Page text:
Gerald Boyd, the former Managing Editor for the New York Times, made the point that “the world has changed in a fundamental way.” He said that when he wrote a story, the second paragraph would always be the nut graf. This would make it very easy for Americans to place that story and how it affects them and their country. Now, the stories have gotten more complex and very hard to follow. Maybe this is why our newspapers, like the San Jose Mercury, don’t run Iraq stories or political stories on a more regular basis. According to Garry Gilbert from the Oakland Press, readers don’t want to be challenged. Because readers don’t want to be challenged and the news stories are becoming more complex and unclear, readers are pressuring newspapers to print SJ Sharks stories in place of the more important news stories. If this continues, yes, the newspapers will die as newspapers and will become more like Star and People Magazines!

Democracy requires the free flow of information, which is what newspapers do. Democracy will not change without newspapers, it might advance, but information will still flow in the end. The newspapers have to make money while informing their readers, and when one of these fail, the newspaper will no longer exist. Primarily, when profit ceases, newspapers will disappear. Democracy, though, will continue.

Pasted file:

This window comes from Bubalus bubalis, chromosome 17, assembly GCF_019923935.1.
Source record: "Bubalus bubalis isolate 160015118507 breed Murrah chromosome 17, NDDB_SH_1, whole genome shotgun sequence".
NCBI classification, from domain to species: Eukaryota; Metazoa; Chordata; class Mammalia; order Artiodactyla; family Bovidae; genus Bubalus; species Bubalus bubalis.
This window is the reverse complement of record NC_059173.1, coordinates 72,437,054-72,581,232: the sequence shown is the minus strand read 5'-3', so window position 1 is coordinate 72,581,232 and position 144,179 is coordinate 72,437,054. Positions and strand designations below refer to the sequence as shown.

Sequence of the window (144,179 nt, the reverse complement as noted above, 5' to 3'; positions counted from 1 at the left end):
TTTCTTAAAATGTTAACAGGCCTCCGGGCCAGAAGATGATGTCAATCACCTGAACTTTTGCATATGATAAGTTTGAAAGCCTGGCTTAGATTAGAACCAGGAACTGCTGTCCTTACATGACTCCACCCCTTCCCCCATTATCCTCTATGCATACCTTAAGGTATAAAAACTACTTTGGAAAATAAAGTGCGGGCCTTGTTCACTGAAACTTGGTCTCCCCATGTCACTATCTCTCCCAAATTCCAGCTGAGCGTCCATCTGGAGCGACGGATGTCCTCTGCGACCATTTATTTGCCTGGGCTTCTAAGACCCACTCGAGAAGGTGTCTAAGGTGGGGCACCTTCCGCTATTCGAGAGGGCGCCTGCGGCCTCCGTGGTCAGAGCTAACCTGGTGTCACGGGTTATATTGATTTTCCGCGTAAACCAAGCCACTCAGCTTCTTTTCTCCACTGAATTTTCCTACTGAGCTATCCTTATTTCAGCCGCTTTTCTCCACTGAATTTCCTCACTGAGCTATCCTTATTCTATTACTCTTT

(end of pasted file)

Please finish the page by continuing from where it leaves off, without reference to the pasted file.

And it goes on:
casey fedde said...
This comment has been removed by a blog administrator.
Heidi Romswinckel-Guise said...

I think that we need newspapers even though we have all these advancements in technology. Even though the internet is a faster way to access information, I think that newspapers will always have a special place, as Casey stated. Besides, accessing information through the internet can sometimes become confusing. There is so much information that can be found, but with a newspaper, you have a limited container (the actual paper) to browse through. People tend to scan through information on the internet, so I think that the concentration for reading stories is stronger for newspapers over the computer. Reading the newspaper can get tiring, but not as tiring as looking at a bright screen for a long amount of time is a lot more tiresome.
I think that society does need newspapers, even though there are a lot more faster ways of receiving information. I think that people will eventually start to brush off the idea of the newspaper, however. Yet, I think that they will still be able to play a role in society. People who do not have time to turn on their computer before work to check out the news will most likely continue to grab newspapers to read before they start work. Reading the newspaper is relaxing for many people, as well as informative.
I think that the rate of newspaper readers will start to decline as the digital age continues to grow, but I do not think that they will become extinct any time soon.